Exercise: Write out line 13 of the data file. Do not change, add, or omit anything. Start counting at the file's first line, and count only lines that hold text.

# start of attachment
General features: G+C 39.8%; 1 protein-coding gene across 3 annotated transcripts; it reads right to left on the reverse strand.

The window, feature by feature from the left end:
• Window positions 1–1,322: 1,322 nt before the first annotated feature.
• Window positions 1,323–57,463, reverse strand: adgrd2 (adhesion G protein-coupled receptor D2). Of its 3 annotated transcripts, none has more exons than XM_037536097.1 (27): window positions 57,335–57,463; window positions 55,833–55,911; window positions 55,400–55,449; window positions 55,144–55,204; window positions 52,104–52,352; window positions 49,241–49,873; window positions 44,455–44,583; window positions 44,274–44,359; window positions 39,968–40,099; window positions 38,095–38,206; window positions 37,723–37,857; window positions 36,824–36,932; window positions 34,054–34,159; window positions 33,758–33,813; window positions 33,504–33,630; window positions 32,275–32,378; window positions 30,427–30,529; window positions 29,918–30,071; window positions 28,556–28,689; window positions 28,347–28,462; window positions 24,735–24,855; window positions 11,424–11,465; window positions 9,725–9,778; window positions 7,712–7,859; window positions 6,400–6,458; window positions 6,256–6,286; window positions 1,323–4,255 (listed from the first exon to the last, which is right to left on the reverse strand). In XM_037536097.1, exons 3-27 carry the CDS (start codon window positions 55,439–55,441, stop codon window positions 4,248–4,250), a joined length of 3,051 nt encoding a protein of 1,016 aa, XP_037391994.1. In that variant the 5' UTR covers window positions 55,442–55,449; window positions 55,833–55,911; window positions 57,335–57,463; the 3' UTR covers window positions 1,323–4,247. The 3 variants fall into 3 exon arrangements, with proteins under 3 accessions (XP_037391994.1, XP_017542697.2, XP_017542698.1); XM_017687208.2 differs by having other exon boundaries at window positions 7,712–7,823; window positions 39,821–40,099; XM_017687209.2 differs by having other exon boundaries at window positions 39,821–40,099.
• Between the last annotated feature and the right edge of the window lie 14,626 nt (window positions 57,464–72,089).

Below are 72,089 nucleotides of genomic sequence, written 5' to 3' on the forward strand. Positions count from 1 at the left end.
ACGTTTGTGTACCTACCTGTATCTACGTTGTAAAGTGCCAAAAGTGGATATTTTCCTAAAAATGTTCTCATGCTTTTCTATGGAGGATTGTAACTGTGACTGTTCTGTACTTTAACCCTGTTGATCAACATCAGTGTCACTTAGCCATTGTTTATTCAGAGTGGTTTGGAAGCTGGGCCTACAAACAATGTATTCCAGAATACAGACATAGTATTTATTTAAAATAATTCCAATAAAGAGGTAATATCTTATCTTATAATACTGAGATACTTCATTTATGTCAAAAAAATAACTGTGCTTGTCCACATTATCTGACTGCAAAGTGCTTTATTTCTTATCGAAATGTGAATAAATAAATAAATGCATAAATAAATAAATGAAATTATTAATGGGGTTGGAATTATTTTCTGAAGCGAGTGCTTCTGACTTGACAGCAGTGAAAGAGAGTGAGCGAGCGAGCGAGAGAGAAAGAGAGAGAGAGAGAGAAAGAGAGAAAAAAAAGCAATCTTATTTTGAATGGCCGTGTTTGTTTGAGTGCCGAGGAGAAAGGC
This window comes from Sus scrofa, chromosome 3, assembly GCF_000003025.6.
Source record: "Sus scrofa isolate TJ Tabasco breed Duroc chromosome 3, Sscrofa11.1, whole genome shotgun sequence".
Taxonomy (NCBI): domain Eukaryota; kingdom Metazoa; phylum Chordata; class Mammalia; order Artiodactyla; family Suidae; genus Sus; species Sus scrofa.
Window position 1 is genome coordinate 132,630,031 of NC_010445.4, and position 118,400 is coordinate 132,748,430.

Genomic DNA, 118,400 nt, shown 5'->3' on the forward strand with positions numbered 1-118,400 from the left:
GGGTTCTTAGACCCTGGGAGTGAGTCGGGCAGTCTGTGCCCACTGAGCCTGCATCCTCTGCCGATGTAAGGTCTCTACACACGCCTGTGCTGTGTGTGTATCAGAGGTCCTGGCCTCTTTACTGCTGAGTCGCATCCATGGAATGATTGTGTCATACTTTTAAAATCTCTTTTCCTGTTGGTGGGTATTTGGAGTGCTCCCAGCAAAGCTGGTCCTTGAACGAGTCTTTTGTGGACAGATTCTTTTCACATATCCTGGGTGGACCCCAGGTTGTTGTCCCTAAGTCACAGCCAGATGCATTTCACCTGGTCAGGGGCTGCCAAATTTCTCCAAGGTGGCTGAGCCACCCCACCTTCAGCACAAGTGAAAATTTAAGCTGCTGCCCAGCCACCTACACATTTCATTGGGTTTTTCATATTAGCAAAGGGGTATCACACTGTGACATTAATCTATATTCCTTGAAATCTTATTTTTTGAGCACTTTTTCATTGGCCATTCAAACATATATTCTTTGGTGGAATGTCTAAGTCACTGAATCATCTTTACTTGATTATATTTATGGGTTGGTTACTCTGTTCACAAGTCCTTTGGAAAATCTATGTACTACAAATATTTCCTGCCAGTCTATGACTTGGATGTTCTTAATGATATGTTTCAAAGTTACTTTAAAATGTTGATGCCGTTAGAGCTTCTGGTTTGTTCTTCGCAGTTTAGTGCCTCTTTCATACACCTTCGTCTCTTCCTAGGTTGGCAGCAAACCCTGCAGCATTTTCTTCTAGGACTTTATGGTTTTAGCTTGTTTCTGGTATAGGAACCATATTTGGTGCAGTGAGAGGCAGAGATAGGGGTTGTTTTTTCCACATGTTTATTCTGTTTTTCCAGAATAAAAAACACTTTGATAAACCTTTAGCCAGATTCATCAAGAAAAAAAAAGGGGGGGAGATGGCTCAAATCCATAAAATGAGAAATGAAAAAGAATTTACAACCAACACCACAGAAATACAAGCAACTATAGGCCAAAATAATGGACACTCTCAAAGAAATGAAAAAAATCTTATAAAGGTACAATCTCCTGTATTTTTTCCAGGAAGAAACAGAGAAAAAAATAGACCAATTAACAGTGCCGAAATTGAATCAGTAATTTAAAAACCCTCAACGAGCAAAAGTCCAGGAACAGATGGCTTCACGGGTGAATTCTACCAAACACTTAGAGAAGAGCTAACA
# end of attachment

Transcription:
GGGTTCTTAGACCCTGGGAGTGAGTCGGGCAGTCTGTGCCCACTGAGCCTGCATCCTCTGCCGATGTAAGGTCTCTACACACGCCTGTGCTGTGTGTGTATCAGAGGTCCTGGCCTCTTTACTGCTGAGTCGCATCCATGGAATGATTGTGTCATACTTTTAAAATCTCTTTTCCTGTTGGTGGGTATTTGGAGTGCTCCCAGCAAAGCTGGTCCTTGAACGAGTCTTTTGTGGACAGATTCTTTTCACATATCCTGGGTGGACCCCAGGTTGTTGTCCCTAAGTCACAGCCAGATGCATTTCACCTGGTCAGGGGCTGCCAAATTTCTCCAAGGTGGCTGAGCCACCCCACCTTCAGCACAAGTGAAAATTTAAGCTGCTGCCCAGCCACCTACACATTTCATTGGGTTTTTCATATTAGCAAAGGGGTATCACACTGTGACATTAATCTATATTCCTTGAAATCTTATTTTTTGAGCACTTTTTCATTGGCCATTCAAACATATATTCTTTGGTGGAATGTCTAAGTCACTGAATCATCTTTACTTGATTATATTTATGGGTTGGTTACTCTGTTCACAAGTCCTTTGGAAAATCTATGTACTACAAATATTTCCTGCCAGTCTATGACTTGGATGTTCTTAATGATATGTTTCAAAGTTACTTTAAAATGTTGATGCCGTTAGAGCTTCTGGTTTGTTCTTCGCAGTTTAGTGCCTCTTTCATACACCTTCGTCTCTTCCTAGGTTGGCAGCAAACCCTGCAGCATTTTCTTCTAGGACTTTATGGTTTTAGCTTGTTTCTGGTATAGGAACCATATTTGGTGCAGTGAGAGGCAGAGATAGGGGTTGTTTTTTCCACATGTTTATTCTGTTTTTCCAGAATAAAAAACACTTTGATAAACCTTTAGCCAGATTCATCAAGAAAAAAAAAGGGGGGGAGATGGCTCAAATCCATAAAATGAGAAATGAAAAAGAATTTACAACCAACACCACAGAAATACAAGCAACTATAGGCCAAAATAATGGACACTCTCAAAGAAATGAAAAAAATCTTATAAAGGTACAATCTCCTGTATTTTTTCCAGGAAGAAACAGAGAAAAAAATAGACCAATTAACAGTGCCGAAATTGAATCAGTAATTTAAAAACCCTCAACGAGCAAAAGTCCAGGAACAGATGGCTTCACGGGTGAATTCTACCAAACACTTAGAGAAGAGCTAACA